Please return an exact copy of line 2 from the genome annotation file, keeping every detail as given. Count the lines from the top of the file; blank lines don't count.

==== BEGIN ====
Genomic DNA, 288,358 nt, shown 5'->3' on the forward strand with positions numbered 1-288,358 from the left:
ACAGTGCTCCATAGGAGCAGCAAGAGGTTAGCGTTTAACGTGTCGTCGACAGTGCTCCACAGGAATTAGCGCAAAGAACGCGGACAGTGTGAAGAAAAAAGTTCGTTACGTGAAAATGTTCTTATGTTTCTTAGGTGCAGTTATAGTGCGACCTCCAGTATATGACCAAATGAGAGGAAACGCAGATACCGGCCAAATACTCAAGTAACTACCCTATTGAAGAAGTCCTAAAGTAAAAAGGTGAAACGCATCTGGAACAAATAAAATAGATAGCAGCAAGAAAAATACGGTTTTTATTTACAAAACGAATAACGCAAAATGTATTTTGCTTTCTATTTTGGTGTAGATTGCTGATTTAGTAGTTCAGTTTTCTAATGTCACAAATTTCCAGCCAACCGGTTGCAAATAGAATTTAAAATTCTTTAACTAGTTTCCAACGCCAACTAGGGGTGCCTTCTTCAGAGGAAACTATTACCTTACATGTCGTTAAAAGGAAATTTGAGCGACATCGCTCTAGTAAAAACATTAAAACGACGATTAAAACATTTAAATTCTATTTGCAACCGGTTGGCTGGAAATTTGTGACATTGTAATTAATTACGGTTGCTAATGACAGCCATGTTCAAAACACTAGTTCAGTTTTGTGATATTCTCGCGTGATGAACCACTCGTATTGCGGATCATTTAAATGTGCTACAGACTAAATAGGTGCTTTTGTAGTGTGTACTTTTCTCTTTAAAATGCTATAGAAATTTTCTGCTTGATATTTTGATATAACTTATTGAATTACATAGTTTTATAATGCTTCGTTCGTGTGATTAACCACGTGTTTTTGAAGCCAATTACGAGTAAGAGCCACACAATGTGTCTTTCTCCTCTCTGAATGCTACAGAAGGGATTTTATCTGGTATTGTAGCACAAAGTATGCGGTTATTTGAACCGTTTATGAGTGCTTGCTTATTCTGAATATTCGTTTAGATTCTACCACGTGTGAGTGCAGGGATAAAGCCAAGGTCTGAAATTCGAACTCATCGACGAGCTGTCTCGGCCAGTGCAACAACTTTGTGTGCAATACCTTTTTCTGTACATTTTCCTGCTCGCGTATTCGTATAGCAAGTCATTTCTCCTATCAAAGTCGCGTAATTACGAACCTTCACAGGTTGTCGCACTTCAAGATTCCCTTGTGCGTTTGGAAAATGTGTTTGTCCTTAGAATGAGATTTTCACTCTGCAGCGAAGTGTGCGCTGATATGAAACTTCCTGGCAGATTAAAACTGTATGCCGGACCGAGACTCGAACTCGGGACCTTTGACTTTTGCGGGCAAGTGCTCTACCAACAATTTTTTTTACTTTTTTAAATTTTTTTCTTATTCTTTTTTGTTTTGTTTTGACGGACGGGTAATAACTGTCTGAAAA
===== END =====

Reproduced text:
ACAGTGCTCCATAGGAGCAGCAAGAGGTTAGCGTTTAACGTGTCGTCGACAGTGCTCCACAGGAATTAGCGCAAAGAACGCGGACAGTGTGAAGAAAAAAGTTCGTTACGTGAAAATGTTCTTATGTTTCTTAGGTGCAGTTATAGTGCGACCTCCAGTATATGACCAAATGAGAGGAAACGCAGATACCGGCCAAATACTCAAGTAACTACCCTATTGAAGAAGTCCTAAAGTAAAAAGGTGAAACGCATCTGGAACAAATAAAATAGATAGCAGCAAGAAAAATACGGTTTTTATTTACAAAACGAATAACGCAAAATGTATTTTGCTTTCTATTTTGGTGTAGATTGCTGATTTAGTAGTTCAGTTTTCTAATGTCACAAATTTCCAGCCAACCGGTTGCAAATAGAATTTAAAATTCTTTAACTAGTTTCCAACGCCAACTAGGGGTGCCTTCTTCAGAGGAAACTATTACCTTACATGTCGTTAAAAGGAAATTTGAGCGACATCGCTCTAGTAAAAACATTAAAACGACGATTAAAACATTTAAATTCTATTTGCAACCGGTTGGCTGGAAATTTGTGACATTGTAATTAATTACGGTTGCTAATGACAGCCATGTTCAAAACACTAGTTCAGTTTTGTGATATTCTCGCGTGATGAACCACTCGTATTGCGGATCATTTAAATGTGCTACAGACTAAATAGGTGCTTTTGTAGTGTGTACTTTTCTCTTTAAAATGCTATAGAAATTTTCTGCTTGATATTTTGATATAACTTATTGAATTACATAGTTTTATAATGCTTCGTTCGTGTGATTAACCACGTGTTTTTGAAGCCAATTACGAGTAAGAGCCACACAATGTGTCTTTCTCCTCTCTGAATGCTACAGAAGGGATTTTATCTGGTATTGTAGCACAAAGTATGCGGTTATTTGAACCGTTTATGAGTGCTTGCTTATTCTGAATATTCGTTTAGATTCTACCACGTGTGAGTGCAGGGATAAAGCCAAGGTCTGAAATTCGAACTCATCGACGAGCTGTCTCGGCCAGTGCAACAACTTTGTGTGCAATACCTTTTTCTGTACATTTTCCTGCTCGCGTATTCGTATAGCAAGTCATTTCTCCTATCAAAGTCGCGTAATTACGAACCTTCACAGGTTGTCGCACTTCAAGATTCCCTTGTGCGTTTGGAAAATGTGTTTGTCCTTAGAATGAGATTTTCACTCTGCAGCGAAGTGTGCGCTGATATGAAACTTCCTGGCAGATTAAAACTGTATGCCGGACCGAGACTCGAACTCGGGACCTTTGACTTTTGCGGGCAAGTGCTCTACCAACAATTTTTTTTACTTTTTTAAATTTTTTTCTTATTCTTTTTTGTTTTGTTTTGACGGACGGGTAATAACTGTCTGAAAA